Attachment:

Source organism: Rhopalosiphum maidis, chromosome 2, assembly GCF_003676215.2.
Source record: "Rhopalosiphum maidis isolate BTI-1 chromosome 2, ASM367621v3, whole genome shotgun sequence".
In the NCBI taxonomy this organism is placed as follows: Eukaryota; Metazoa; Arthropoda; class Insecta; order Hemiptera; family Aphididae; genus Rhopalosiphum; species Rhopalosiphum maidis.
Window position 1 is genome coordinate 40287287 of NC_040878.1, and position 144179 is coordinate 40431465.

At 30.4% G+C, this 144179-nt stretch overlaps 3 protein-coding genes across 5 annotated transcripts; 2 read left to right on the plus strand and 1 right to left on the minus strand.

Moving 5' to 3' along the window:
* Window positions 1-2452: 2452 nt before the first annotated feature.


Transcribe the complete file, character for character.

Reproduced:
Source organism: Rhopalosiphum maidis, chromosome 2, assembly GCF_003676215.2.
Source record: "Rhopalosiphum maidis isolate BTI-1 chromosome 2, ASM367621v3, whole genome shotgun sequence".
In the NCBI taxonomy this organism is placed as follows: Eukaryota; Metazoa; Arthropoda; class Insecta; order Hemiptera; family Aphididae; genus Rhopalosiphum; species Rhopalosiphum maidis.
Window position 1 is genome coordinate 40287287 of NC_040878.1, and position 144179 is coordinate 40431465.

At 30.4% G+C, this 144179-nt stretch overlaps 3 protein-coding genes across 5 annotated transcripts; 2 read left to right on the plus strand and 1 right to left on the minus strand.

Moving 5' to 3' along the window:
* Window positions 1-2452: 2452 nt before the first annotated feature.